Yesterday we walked through our quick hitters and OB sets because we have three players now who are out of position, having to learn a new spot due to our injury bug. Hopefully we'll get one player back in the lineup in ten days, since we have only one game next week (on Saturday), giving us some breathing room. But that doesn't help us tomorrow as we head out on the road to the Quad Cities of western Illinois for our rematch with Augustana.
Of course it is not at all unusual for a team to suffer injuries. Not even surprising. I remember in 2007-08 when I had one of my best teams at ONU (we tied the WBB college scoring record that year at 104.1 ppg), and we went through the entire season without one player missing a game due to injury. I thought at the time, "Hmm... now that's the way it's supposed to be!" But in retrospect, my thought should have been, "Wow, were we ever lucky!" When I coached high school basketball in Texas, we had a saying, "All that team needs is a bus driver." With enough talent--and enough luck--that's all you need some years: not a brilliant coach, not a trainer, not an academic counselor... just a bus driver.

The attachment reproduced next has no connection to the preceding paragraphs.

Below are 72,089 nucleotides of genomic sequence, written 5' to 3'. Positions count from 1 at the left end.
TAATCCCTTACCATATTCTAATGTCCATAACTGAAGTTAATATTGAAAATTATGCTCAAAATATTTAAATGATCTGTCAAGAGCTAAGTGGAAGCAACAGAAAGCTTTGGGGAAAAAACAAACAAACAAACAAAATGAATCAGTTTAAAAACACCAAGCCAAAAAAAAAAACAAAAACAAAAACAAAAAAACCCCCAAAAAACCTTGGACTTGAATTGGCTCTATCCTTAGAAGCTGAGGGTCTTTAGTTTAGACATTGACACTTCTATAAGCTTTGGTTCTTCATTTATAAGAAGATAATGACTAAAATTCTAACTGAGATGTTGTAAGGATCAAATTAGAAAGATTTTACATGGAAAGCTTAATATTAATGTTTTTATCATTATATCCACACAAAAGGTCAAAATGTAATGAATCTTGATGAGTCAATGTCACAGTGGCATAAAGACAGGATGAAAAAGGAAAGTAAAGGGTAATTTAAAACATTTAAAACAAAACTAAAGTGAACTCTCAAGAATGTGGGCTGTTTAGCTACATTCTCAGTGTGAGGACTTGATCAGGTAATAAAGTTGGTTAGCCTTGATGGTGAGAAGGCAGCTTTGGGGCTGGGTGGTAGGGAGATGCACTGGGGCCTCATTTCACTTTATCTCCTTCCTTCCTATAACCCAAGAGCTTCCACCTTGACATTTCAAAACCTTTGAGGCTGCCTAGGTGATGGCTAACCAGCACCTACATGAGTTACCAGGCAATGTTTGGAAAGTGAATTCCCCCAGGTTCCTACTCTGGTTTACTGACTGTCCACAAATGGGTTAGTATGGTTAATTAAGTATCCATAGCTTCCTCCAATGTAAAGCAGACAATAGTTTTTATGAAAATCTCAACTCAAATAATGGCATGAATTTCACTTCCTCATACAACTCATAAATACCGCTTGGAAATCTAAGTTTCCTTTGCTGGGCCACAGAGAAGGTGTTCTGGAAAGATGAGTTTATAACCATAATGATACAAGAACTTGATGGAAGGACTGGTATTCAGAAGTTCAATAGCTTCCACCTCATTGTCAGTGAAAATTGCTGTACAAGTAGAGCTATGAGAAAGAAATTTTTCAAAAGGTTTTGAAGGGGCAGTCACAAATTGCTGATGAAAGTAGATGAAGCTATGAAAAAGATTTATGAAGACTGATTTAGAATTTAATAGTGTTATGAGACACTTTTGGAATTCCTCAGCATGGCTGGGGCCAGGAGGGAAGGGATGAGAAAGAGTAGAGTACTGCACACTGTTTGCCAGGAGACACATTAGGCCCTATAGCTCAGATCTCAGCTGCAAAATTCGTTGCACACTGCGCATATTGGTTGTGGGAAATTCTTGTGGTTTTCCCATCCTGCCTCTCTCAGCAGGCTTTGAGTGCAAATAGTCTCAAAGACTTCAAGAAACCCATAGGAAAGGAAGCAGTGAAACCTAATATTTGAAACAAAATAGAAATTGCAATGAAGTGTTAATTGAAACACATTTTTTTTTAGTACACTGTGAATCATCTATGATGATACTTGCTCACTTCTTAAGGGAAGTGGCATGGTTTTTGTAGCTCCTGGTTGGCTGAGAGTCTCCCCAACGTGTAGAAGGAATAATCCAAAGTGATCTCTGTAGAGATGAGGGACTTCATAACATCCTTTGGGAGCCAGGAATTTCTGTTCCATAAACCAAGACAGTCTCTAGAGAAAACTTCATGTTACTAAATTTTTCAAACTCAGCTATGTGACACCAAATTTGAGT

I know from following the fortunes of the Grinnell teams over the years that Coach Arseneault has been hard hit by injuries to key players at times. This year is no exception, with Jack Taylor going down last month with a broken wrist, just weeks after ringing up 138 points. Now that's a key loss!
The interesting thing, however, is that Grinnell didn't lose a beat. The reason, I think, is that his offense is role-oriented, not position-oriented. What do I mean by that? I mean that Coach A's players are trained to fill roles on offense (preferred shooter, ball-handler, screener) and they have a minimum of set plays, so he can insert almost any combination of players without them having to retool or learn a new "position."
On the other hand, at NCC we have 5 baseline OB plays, 3 sideline plays, and 5 quick-hittters. That reflects my bias towards using set plays, which still infects my coaching philosophy even after all these years. Unfortunately this means that each time a player moves to a new position in the lineup, she must remember (or learn) what to do at that new spot. In these situations, "less is more" takes on an added dimension; the less a player has to learn (position-wise), the less there is to screw up.
And the less your team has to screw up, the less likely they'll need anything but a bus driver.